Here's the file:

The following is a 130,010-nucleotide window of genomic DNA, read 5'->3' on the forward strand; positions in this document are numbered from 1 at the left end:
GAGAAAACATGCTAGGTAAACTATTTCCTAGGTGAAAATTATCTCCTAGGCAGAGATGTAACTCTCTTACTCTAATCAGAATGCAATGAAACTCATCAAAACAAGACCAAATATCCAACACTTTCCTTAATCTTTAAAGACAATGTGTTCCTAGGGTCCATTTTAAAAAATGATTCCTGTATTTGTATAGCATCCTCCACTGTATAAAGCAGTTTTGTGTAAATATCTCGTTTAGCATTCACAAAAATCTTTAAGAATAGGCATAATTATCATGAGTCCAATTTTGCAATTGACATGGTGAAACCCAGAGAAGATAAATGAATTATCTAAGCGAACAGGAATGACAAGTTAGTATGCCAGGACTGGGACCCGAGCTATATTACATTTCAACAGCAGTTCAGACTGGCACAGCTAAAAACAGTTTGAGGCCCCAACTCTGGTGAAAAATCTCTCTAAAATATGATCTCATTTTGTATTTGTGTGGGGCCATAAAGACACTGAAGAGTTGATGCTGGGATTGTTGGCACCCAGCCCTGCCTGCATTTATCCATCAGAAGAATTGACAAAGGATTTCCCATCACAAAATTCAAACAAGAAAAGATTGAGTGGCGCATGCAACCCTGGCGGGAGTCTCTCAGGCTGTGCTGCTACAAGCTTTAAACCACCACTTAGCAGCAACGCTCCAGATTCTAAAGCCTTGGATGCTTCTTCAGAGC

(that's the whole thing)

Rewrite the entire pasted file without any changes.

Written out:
The following is a 130,010-nucleotide window of genomic DNA, read 5'->3' on the forward strand; positions in this document are numbered from 1 at the left end:
GAGAAAACATGCTAGGTAAACTATTTCCTAGGTGAAAATTATCTCCTAGGCAGAGATGTAACTCTCTTACTCTAATCAGAATGCAATGAAACTCATCAAAACAAGACCAAATATCCAACACTTTCCTTAATCTTTAAAGACAATGTGTTCCTAGGGTCCATTTTAAAAAATGATTCCTGTATTTGTATAGCATCCTCCACTGTATAAAGCAGTTTTGTGTAAATATCTCGTTTAGCATTCACAAAAATCTTTAAGAATAGGCATAATTATCATGAGTCCAATTTTGCAATTGACATGGTGAAACCCAGAGAAGATAAATGAATTATCTAAGCGAACAGGAATGACAAGTTAGTATGCCAGGACTGGGACCCGAGCTATATTACATTTCAACAGCAGTTCAGACTGGCACAGCTAAAAACAGTTTGAGGCCCCAACTCTGGTGAAAAATCTCTCTAAAATATGATCTCATTTTGTATTTGTGTGGGGCCATAAAGACACTGAAGAGTTGATGCTGGGATTGTTGGCACCCAGCCCTGCCTGCATTTATCCATCAGAAGAATTGACAAAGGATTTCCCATCACAAAATTCAAACAAGAAAAGATTGAGTGGCGCATGCAACCCTGGCGGGAGTCTCTCAGGCTGTGCTGCTACAAGCTTTAAACCACCACTTAGCAGCAACGCTCCAGATTCTAAAGCCTTGGATGCTTCTTCAGAGC